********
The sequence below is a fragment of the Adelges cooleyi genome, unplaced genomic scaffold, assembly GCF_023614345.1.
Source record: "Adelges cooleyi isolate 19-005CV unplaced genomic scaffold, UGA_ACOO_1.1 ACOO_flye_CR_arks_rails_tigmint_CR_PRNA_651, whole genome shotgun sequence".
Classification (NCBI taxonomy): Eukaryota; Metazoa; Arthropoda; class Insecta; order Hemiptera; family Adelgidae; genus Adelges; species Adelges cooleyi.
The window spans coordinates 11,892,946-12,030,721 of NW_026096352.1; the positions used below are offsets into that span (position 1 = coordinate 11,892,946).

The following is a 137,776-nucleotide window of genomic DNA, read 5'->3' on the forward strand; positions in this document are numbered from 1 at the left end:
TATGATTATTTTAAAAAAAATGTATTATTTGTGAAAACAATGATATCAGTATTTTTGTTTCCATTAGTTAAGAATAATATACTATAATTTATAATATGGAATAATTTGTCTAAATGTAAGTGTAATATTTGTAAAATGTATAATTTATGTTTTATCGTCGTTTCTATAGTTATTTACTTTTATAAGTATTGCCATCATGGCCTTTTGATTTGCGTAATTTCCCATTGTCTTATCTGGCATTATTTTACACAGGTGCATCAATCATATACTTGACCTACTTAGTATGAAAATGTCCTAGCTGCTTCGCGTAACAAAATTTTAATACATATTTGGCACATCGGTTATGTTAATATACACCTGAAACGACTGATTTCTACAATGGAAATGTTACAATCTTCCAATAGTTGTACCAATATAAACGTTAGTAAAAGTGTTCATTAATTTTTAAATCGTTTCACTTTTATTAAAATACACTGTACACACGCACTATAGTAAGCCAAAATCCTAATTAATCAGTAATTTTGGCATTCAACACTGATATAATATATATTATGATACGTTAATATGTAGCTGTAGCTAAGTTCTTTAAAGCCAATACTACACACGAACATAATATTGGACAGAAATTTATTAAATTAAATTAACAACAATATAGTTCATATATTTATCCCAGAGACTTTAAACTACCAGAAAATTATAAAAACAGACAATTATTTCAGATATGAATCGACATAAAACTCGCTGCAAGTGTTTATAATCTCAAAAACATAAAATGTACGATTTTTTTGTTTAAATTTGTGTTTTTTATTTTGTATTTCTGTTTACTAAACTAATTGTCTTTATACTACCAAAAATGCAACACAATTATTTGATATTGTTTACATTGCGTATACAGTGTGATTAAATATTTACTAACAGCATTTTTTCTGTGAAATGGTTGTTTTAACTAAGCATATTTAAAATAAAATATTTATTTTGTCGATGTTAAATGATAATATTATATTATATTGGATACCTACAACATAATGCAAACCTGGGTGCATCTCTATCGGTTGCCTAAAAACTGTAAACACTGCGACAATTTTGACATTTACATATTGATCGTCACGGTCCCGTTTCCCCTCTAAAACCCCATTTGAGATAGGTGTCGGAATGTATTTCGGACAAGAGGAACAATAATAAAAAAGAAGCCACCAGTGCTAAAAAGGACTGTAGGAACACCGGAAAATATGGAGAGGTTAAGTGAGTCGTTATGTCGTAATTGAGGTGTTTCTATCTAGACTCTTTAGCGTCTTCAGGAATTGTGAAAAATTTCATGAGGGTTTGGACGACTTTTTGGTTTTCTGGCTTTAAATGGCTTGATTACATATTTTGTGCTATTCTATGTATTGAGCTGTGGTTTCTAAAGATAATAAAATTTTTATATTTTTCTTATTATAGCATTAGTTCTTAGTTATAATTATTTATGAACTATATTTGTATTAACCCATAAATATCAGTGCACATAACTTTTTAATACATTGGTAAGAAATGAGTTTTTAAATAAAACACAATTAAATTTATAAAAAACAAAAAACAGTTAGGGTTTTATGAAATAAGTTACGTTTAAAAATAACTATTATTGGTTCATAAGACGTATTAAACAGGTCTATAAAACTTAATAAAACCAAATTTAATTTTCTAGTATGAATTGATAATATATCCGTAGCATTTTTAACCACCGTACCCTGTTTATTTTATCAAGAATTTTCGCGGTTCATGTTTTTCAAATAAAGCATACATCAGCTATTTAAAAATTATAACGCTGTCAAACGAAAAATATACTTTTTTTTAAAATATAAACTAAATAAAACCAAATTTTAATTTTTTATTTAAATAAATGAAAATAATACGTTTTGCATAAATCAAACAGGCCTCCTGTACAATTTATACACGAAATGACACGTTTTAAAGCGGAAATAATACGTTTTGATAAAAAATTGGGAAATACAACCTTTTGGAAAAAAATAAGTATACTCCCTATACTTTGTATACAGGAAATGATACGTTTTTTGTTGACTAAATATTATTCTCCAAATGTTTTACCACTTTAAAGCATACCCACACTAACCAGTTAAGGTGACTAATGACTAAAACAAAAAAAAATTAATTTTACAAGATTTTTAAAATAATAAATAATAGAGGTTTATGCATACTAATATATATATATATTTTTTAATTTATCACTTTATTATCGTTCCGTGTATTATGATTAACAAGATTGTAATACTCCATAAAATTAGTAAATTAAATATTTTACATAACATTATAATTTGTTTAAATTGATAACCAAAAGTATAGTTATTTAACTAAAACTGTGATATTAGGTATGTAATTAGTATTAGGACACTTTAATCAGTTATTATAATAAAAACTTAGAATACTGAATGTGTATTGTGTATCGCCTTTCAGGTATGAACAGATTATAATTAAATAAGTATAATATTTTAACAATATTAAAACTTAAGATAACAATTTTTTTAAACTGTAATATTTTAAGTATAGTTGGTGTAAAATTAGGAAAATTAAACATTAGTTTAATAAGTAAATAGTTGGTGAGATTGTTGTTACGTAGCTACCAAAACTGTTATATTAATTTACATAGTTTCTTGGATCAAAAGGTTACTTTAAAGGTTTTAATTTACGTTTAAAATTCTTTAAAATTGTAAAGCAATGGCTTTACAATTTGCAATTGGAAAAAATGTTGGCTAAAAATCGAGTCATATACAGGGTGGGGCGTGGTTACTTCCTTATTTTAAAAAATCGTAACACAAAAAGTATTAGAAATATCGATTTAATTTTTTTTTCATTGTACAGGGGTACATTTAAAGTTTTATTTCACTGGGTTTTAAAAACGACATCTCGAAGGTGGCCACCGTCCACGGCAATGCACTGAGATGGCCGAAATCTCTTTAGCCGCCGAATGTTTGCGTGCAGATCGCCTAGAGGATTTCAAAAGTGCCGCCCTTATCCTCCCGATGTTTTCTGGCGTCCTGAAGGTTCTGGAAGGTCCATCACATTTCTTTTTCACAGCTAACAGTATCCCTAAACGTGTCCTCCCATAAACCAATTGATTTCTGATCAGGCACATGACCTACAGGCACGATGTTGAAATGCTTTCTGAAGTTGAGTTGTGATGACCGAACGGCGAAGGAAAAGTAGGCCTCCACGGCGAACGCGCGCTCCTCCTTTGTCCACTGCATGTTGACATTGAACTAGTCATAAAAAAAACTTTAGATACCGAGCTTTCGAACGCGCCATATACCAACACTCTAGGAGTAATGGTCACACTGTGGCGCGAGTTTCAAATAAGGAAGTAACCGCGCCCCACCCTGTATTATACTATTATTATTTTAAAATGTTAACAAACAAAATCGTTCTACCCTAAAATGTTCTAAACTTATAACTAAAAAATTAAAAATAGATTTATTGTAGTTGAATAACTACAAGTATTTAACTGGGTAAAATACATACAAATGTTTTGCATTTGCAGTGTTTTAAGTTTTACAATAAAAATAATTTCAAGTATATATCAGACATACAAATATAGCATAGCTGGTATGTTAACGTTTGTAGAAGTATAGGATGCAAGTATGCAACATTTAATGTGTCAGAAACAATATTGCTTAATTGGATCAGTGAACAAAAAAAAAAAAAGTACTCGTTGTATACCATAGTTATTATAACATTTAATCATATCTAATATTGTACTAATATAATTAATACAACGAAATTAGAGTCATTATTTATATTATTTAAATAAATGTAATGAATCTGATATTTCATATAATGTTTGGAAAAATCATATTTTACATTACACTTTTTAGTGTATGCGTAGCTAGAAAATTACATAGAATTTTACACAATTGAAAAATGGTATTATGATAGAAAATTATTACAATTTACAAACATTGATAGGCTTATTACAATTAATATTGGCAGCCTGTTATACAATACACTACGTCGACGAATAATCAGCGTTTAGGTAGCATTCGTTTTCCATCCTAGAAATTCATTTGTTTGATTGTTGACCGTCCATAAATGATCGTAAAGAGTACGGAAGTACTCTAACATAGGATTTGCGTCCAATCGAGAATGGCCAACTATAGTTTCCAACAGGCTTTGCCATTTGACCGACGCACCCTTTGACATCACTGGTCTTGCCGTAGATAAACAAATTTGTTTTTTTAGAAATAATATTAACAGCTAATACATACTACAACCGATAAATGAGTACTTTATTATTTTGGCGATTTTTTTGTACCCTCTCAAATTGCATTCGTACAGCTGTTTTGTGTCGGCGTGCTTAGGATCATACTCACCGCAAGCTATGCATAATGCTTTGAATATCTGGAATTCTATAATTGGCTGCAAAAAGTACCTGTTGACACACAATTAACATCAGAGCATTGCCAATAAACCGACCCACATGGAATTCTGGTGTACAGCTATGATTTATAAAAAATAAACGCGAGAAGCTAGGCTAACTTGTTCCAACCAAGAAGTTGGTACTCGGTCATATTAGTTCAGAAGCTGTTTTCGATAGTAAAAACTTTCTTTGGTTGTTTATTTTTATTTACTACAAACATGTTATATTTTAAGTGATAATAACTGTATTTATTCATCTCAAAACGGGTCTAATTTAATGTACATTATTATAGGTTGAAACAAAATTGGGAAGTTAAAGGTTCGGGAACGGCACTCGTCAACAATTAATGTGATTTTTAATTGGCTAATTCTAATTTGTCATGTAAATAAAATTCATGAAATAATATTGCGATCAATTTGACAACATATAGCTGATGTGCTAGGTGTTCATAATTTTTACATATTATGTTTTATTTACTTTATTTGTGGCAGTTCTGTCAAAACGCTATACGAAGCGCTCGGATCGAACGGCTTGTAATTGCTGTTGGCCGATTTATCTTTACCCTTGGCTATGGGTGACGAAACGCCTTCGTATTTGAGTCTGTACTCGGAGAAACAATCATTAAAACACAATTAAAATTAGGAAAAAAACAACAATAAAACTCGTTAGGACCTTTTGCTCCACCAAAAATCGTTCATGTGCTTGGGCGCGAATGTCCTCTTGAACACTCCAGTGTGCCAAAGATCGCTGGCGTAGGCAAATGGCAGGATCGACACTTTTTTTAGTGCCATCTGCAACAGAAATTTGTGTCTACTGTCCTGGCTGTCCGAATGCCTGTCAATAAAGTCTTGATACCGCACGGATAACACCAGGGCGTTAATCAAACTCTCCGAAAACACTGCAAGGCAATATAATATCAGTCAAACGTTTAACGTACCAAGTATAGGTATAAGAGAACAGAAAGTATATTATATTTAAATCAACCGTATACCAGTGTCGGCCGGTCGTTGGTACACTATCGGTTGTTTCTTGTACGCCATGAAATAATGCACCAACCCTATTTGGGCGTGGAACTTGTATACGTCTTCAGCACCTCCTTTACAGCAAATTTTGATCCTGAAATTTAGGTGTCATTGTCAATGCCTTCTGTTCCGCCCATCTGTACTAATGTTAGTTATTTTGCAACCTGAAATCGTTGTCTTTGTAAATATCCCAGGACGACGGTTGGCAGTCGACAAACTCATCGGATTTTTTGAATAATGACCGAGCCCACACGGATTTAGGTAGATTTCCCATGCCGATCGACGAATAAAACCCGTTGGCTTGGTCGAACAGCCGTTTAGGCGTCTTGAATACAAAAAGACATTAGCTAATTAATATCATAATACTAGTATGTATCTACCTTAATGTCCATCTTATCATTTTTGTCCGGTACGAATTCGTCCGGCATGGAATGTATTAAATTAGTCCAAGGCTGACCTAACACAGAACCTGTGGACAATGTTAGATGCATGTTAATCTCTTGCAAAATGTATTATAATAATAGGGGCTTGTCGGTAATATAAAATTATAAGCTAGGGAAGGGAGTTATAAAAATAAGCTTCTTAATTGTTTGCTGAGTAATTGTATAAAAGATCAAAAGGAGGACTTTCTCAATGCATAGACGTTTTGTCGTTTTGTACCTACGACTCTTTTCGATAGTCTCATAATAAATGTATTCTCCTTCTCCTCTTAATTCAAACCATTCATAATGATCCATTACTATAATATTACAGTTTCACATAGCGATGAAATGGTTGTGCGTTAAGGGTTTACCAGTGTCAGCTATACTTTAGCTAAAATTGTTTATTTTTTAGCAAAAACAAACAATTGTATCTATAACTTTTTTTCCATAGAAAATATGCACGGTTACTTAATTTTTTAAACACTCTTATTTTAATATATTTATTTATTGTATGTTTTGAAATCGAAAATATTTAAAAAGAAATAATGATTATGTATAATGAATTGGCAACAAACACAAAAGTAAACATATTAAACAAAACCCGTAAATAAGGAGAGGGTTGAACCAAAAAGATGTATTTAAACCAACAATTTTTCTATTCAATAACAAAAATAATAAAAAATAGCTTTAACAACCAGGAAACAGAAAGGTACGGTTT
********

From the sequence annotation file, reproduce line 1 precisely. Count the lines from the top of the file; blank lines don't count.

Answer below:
The sequence below is a fragment of the Adelges cooleyi genome, unplaced genomic scaffold, assembly GCF_023614345.1.